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Brian Godsiff has been working on mussel boats for nearly 40 years – and he’s only 47. He started helping his father – industry legend Ivan Godsiff – when he was barely 9 years of age.
“I used to go out with him on Sundays. That’s really how I got to know him.”
Back in those days of the early-mid 1980s, Ivan was spending almost all his time at sea, working for Rob Pooley and family relation Chris Godsiff who jointly ran New Zealand Shellfish Holdings.
Chris promised Brian a job when he left Marlborough Boys College, so at age 16 he rocked up to the company, only to be told by Chris that it’d been sold to Sanford.
The promise was honoured however and although most new entrants had to start their days in the processing factory, Brian’s early-learned boat skills got him a job as a deckhand on the San Pelorus.
By 18, he was ready to be tested for his skipper’s ticket. “I sat that before I went to Australia.”
Brian ended up doing four seasons crayfishing in West Australia, returning in the off-season to skipper the Muscat for PBA – Pickering Brownlee Antonovich, which later became PBT when Talley’s bought the Antonovich shareholding in the early 2000s. Around this time, he got married to Annie (nee Aston) who’d grown up at French Pass, cementing his Sounds links. When Talley’s bought the remaining PBT shareholdings and created Clearwater Mussels in 2007, Brian started skippering the Sounds Legend.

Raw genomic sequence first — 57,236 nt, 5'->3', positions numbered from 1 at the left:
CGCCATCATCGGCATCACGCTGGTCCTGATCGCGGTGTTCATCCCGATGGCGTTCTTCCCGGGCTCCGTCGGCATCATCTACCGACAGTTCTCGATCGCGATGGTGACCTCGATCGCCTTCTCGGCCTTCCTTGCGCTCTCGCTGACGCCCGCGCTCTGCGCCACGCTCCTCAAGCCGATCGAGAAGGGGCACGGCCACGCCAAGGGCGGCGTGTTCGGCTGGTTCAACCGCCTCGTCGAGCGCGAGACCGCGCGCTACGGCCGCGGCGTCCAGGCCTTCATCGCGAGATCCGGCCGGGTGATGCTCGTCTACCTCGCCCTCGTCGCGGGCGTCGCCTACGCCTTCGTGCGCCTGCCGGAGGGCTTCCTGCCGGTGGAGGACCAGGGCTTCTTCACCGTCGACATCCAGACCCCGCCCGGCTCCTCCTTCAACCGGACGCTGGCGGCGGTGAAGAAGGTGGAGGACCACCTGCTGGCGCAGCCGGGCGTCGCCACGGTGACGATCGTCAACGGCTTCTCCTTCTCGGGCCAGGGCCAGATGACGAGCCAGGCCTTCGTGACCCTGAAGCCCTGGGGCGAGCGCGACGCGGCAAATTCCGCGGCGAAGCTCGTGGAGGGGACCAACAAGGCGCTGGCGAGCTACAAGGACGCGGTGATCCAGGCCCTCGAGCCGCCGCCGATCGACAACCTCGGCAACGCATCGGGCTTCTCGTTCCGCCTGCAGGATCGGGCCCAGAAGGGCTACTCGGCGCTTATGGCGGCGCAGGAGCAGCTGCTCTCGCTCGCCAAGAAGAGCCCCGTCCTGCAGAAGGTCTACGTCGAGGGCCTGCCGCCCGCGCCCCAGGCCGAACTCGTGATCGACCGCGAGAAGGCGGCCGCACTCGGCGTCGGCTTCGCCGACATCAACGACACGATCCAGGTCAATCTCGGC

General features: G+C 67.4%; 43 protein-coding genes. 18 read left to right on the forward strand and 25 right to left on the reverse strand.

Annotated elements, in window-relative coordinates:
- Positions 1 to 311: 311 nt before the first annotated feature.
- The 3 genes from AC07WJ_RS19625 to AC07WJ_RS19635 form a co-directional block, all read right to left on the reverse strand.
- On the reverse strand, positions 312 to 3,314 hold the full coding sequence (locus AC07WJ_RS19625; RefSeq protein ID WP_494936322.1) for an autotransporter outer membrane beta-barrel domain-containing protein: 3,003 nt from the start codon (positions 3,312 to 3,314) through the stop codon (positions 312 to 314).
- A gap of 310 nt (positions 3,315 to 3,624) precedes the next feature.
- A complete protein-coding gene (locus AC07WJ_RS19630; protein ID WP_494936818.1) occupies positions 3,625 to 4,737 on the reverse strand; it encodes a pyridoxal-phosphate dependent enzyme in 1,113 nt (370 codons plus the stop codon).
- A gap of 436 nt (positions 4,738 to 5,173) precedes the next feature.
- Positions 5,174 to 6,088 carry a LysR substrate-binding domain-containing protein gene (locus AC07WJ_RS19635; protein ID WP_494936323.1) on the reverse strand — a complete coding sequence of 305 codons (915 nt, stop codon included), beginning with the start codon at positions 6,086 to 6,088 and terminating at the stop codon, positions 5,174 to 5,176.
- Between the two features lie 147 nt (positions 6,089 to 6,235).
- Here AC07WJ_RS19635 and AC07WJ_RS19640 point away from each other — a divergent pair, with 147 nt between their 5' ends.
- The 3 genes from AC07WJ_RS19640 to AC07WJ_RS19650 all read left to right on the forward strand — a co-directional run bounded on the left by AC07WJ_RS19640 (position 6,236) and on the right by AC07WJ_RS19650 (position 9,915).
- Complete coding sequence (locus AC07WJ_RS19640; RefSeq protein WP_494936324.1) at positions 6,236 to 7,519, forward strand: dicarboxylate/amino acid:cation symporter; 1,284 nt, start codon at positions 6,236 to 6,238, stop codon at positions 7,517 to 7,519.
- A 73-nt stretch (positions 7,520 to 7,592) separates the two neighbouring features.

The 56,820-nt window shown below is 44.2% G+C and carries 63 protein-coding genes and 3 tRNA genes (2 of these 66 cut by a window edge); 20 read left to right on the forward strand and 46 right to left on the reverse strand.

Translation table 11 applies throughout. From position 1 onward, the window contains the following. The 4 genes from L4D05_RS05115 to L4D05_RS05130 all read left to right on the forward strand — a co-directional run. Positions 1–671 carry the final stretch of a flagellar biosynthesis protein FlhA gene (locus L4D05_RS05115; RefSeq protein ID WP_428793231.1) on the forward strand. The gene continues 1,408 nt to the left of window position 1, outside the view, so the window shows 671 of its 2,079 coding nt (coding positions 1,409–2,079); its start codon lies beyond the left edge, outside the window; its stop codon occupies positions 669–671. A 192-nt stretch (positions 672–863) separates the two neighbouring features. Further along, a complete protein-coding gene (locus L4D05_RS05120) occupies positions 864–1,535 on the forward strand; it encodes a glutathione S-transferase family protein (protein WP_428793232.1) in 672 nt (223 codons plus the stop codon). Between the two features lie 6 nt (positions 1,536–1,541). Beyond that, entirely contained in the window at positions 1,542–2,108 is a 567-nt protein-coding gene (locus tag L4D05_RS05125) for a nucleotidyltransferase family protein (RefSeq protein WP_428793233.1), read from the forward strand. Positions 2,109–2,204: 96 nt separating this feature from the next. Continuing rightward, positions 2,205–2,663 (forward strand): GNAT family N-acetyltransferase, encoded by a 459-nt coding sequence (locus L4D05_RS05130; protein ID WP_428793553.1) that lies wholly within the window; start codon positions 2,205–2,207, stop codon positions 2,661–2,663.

In 2013, John Young approached him and asked if he’d be prepared to relocate to Golden Bay where Clearwater had developing mussel farm interests.
“I said I’d go for a couple of years – and I’m still here. I’d spent a lot of time in the Sounds and Golden Bay was still fairly new territory.”
While there was already established spat catching in the Bay, there was very limited mussel production.
“I knew there were challenges ahead and that appealed.” Chief among these was operating in the open waters of Golden Bay after the relatively benign conditions of the Marlborough Sounds.
“It’s a tougher environment here. We are still learning how to do and not do things.”
Spat catching is still something he enjoys even if it’s got harder over the years, though the last couple of years have been surprisingly good.
“Mother Nature – she still rules the roost and we have to go along with what she throws at us.”
One of the highlights of recent years was being involved in the design of the Clearwater Resolution launched which Brian now skippers out of its Port Tarakohe base, though it also works in the Sounds. The 27m craft, launched in 2017, was the first new vessel purpose-built for mussel farming in many years.
At the recent MFA Environment Programme workshop, Brian demonstrated the rope tie-knot which sometimes carries his name. This only requires one cut as opposed to up to a dozen with other tying techniques.“If anyone deserves to have it named after them it would be Peter Large. It was the way I was shown how to tie and I’ve stuck with it.” After nearly 40 years as a marine farming man and boy, you can be sure Brian Godsiff is a long way off from tying up.
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